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    • #130781

      I am out, but I am starting to have so much doubt. I miss him so much. I wrote a pro & con list. Maybe some other peoples perspective will help

      • We were best friends & had the same interests and did fun things together.
      • We got on so well
      • He made me happy and feel loved and safe
      • I could count on him always being there, always loving me.

      • Drinking & Smoking **** problem
      • Didn’t have any money & taking all my money – never thanking me or showing appreciation, or even acknowledging it
      • Ridiculing, blaming me for everything
      • I didn’t have much say, wasn’t listened to, his way was the right way. (or he suggested breaking up)
      • He made me anxious, I couldn’t say what I wanted
      • His driving would scare me sometimes
      • I couldn’t say no to him
      • Leaving me alone every night in the (detail removed by moderator)
      • Making us move to places I didn’t want to
      • Leaving all household jobs to me
      • Not looking after the animals well

    • #130783

      • When I was ill not being that great at looking after me

    • #130785
      Grey Rock


      I think the cognitive dissonance is working some tricks on you. Yes, there are always moments that are good. Just enough bait to keep us hooked, but with a truly loving and caring partner or friend this can be relied on. We can enjoy it without wondering when (not if, but when) it will come crashing down.

      It might be worth reading up on the cycle of abuse. I know that one of the things that held me back from escaping was that hope that the man I fell in love with would somehow reemerge. But that person didn’t exist. It was an unsustainable act.

      In the beginning me mirrored me, declaring us soulmates, professed undying love, said he’d always protect me and keep me safe. His actions grew increasingly different from his words. His actions were not loving or considerate. They were condescending, often cruel and accusing. He made all the decisions. If I did something that he didn’t want or like (even if it was for work or due to illness or family responsibility) I would be emotional punished with long angry silences and more insults and accusations. Yet still I hoped that I could love him well again, back to the man I fell head over heels in love with. Alcohol made him worse and when he declared his intention to go back to the bottle and told me to leave in a drunken rage I took my opportunity even though I had nowhere to go. I listened to my gut that day instead of my head and I’m so grateful for that moment of clarity. I know that he can never go back to being that person, not for more than the odd day (when he’s done or said something terrible and thought I might leave, or when he wanted something).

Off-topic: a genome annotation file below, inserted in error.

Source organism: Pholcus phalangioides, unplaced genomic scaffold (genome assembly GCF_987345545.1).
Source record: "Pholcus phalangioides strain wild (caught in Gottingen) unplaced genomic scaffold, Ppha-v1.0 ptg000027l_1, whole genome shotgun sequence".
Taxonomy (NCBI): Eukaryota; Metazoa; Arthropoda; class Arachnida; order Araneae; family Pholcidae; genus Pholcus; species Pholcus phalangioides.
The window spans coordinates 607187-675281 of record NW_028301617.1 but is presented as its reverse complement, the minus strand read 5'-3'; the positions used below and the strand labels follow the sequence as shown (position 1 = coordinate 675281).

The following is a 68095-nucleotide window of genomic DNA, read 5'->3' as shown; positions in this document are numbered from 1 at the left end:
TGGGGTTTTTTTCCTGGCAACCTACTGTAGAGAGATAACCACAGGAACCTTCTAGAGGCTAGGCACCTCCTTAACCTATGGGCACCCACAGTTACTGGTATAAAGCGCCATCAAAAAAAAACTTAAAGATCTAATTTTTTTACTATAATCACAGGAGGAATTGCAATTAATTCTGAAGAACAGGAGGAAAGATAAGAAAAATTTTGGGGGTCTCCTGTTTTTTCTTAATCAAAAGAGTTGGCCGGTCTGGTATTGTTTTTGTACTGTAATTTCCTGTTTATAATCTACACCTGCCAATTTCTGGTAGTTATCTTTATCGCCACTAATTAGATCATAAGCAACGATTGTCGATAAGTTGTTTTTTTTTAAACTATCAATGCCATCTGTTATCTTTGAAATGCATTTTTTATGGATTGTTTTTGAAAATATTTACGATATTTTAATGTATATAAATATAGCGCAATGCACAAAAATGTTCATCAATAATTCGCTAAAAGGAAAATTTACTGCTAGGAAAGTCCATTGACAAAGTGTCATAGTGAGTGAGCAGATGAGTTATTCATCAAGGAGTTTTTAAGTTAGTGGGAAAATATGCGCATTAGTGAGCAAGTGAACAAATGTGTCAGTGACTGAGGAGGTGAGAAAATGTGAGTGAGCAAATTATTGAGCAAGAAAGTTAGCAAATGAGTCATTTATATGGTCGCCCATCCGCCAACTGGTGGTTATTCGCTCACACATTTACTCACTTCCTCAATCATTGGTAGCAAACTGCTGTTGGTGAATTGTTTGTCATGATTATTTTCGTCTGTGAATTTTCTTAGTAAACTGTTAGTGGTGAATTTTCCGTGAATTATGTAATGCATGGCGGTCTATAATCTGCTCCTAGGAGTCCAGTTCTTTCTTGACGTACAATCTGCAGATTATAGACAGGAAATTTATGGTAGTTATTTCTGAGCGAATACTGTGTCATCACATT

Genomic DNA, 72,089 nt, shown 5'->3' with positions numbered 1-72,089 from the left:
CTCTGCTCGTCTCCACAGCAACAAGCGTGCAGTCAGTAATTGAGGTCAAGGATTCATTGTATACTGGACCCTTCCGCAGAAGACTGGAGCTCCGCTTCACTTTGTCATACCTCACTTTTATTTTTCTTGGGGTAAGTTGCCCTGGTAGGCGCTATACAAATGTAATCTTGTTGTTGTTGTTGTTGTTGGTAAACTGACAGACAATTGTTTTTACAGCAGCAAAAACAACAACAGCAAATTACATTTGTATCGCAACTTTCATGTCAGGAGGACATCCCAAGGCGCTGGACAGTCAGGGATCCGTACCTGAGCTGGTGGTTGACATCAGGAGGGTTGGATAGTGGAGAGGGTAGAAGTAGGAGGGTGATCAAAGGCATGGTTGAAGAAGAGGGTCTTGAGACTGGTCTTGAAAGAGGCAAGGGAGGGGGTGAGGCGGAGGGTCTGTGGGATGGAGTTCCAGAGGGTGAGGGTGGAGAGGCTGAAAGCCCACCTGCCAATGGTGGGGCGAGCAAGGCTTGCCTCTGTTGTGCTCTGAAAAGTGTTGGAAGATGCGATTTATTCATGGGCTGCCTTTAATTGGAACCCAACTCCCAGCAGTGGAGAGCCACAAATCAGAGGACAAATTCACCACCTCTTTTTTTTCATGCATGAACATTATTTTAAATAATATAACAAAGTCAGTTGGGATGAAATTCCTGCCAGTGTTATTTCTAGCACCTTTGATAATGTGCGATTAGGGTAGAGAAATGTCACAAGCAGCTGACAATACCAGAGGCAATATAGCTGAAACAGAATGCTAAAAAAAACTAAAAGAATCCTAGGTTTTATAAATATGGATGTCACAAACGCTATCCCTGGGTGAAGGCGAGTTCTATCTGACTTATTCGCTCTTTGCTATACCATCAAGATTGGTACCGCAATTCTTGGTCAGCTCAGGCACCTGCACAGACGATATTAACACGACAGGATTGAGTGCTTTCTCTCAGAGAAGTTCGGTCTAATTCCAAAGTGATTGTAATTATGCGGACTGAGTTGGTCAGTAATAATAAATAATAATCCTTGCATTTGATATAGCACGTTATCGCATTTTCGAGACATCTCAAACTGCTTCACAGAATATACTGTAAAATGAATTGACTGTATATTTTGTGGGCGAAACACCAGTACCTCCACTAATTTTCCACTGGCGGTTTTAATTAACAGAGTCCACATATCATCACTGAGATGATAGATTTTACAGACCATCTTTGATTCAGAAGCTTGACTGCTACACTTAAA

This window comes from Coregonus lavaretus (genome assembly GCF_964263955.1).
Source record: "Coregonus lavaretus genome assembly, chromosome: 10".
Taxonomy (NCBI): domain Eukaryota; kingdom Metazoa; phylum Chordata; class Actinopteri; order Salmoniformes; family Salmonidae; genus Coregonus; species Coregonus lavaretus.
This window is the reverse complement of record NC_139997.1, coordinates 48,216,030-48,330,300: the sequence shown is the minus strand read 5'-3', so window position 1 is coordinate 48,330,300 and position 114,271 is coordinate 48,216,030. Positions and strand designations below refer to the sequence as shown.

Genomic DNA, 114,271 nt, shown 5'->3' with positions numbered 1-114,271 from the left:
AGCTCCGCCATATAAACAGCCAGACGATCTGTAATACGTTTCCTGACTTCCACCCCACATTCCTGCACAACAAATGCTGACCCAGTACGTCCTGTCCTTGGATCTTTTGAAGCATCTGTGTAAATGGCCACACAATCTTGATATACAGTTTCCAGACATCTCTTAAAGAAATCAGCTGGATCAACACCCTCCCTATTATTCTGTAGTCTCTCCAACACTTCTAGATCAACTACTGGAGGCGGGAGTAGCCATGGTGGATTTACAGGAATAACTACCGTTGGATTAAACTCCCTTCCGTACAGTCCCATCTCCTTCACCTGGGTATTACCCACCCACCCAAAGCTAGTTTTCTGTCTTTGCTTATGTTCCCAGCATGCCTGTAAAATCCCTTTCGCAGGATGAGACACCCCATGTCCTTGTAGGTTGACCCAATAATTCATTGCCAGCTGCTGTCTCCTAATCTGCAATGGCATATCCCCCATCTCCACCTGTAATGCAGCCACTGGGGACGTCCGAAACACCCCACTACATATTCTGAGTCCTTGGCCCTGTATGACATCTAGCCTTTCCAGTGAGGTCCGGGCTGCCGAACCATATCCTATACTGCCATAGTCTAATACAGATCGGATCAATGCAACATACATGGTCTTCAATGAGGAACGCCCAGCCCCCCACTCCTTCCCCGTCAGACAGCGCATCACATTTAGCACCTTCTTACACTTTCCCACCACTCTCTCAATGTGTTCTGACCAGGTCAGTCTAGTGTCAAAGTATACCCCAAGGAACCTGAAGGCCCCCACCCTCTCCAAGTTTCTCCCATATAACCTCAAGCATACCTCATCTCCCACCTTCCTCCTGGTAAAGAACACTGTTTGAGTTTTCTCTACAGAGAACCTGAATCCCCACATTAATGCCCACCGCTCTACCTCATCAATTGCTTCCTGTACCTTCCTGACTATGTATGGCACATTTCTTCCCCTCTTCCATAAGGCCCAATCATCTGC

I’m not saying that your man is the same as my ex, just urging you to look again at the Pro list and think if these are past or fleeting pros, because if he was a truly loving friend and partner he wouldn’t be doing all those things on the cons list. But only you can decide what you want to do.

      I hope that I haven’t spoken too strongly.

      Sending prayers for peace and clarity your way.

      GR x

    • #130787
      Wants To Help

      Hi eyesopening,

      Glad to see you are out of your abusive relationship. It is perfectly normal that you are missing him because he is someone who has been in your life and someone that YOU had hopes and dreams with.

      I can see from your list of pros and cons that the cons outweigh the pros by far… so that is already a clear sign to you that you are better off out.

      Your points 3 and 4 in your list of Pros? Hmmm, I can’t seem to see any evidence of these in your list of Cons. Where in your list of cons would you feel happy, loved and safe? Were you really happy, felt loved and safe when you were (detail removed by moderator), when he drove in a manner to scare you? Would you have felt safe saying ‘no’ to him, or is that why you didn’t say ‘no’ to him?

      You are in the Flight stages heading towards Recovery, and you are in the very delicate area of teetering on the edge of Flight back towards Realisation, Acceptance and Denial. As Grey Rock mentions, your Cognitive Dissonance of what you want to believe you had is struggling with the reality of what you actually had. We all so desperately wanted these men to love us like we loved them that we kid ourselves in to believing that deep down they do. I mean, what is NOT to love about us when we know we are so good for them and we could be great together if only they’d be great towards us?!

      You will go through a living bereavement now and you will be mourning the loss of the man you wanted him to be, not the man that he is.

      When you say he loved you… did he cherish you, value you, listen to your ideas, get excited with you and for you when you wanted to take up something new, did he nurture you ambition and want you to succeed in things? Or did he rubbish your ideas and dreams, try and put a stop to them, tell you they were silly, that you weren’t capable of such things. Did he try and promote your spiritual growth or stunt it?